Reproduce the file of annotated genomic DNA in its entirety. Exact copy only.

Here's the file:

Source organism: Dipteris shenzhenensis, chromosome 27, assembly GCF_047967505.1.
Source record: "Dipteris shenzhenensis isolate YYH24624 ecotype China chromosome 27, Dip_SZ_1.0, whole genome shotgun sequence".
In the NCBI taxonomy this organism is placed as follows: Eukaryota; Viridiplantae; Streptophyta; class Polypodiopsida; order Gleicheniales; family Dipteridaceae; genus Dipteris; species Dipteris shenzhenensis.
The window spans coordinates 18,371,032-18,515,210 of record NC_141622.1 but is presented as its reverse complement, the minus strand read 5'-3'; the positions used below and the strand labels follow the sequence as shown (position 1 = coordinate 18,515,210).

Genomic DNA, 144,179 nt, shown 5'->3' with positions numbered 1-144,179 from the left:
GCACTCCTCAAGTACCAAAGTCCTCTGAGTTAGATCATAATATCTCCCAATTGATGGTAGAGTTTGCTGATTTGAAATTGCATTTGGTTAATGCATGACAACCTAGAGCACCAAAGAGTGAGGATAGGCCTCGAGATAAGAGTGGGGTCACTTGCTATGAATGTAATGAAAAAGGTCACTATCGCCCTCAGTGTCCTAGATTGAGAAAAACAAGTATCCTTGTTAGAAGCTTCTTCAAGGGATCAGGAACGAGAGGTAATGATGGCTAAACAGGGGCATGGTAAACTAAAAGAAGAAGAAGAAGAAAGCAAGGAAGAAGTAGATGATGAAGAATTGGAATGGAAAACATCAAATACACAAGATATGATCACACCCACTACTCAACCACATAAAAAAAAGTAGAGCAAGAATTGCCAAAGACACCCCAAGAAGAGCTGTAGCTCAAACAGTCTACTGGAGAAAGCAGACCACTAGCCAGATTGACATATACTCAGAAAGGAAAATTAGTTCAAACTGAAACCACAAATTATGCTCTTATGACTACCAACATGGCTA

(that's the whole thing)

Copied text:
Source organism: Dipteris shenzhenensis, chromosome 27, assembly GCF_047967505.1.
Source record: "Dipteris shenzhenensis isolate YYH24624 ecotype China chromosome 27, Dip_SZ_1.0, whole genome shotgun sequence".
In the NCBI taxonomy this organism is placed as follows: Eukaryota; Viridiplantae; Streptophyta; class Polypodiopsida; order Gleicheniales; family Dipteridaceae; genus Dipteris; species Dipteris shenzhenensis.
The window spans coordinates 18,371,032-18,515,210 of record NC_141622.1 but is presented as its reverse complement, the minus strand read 5'-3'; the positions used below and the strand labels follow the sequence as shown (position 1 = coordinate 18,515,210).

Genomic DNA, 144,179 nt, shown 5'->3' with positions numbered 1-144,179 from the left:
GCACTCCTCAAGTACCAAAGTCCTCTGAGTTAGATCATAATATCTCCCAATTGATGGTAGAGTTTGCTGATTTGAAATTGCATTTGGTTAATGCATGACAACCTAGAGCACCAAAGAGTGAGGATAGGCCTCGAGATAAGAGTGGGGTCACTTGCTATGAATGTAATGAAAAAGGTCACTATCGCCCTCAGTGTCCTAGATTGAGAAAAACAAGTATCCTTGTTAGAAGCTTCTTCAAGGGATCAGGAACGAGAGGTAATGATGGCTAAACAGGGGCATGGTAAACTAAAAGAAGAAGAAGAAGAAAGCAAGGAAGAAGTAGATGATGAAGAATTGGAATGGAAAACATCAAATACACAAGATATGATCACACCCACTACTCAACCACATAAAAAAAAGTAGAGCAAGAATTGCCAAAGACACCCCAAGAAGAGCTGTAGCTCAAACAGTCTACTGGAGAAAGCAGACCACTAGCCAGATTGACATATACTCAGAAAGGAAAATTAGTTCAAACTGAAACCACAAATTATGCTCTTATGACTACCAACATGGCTA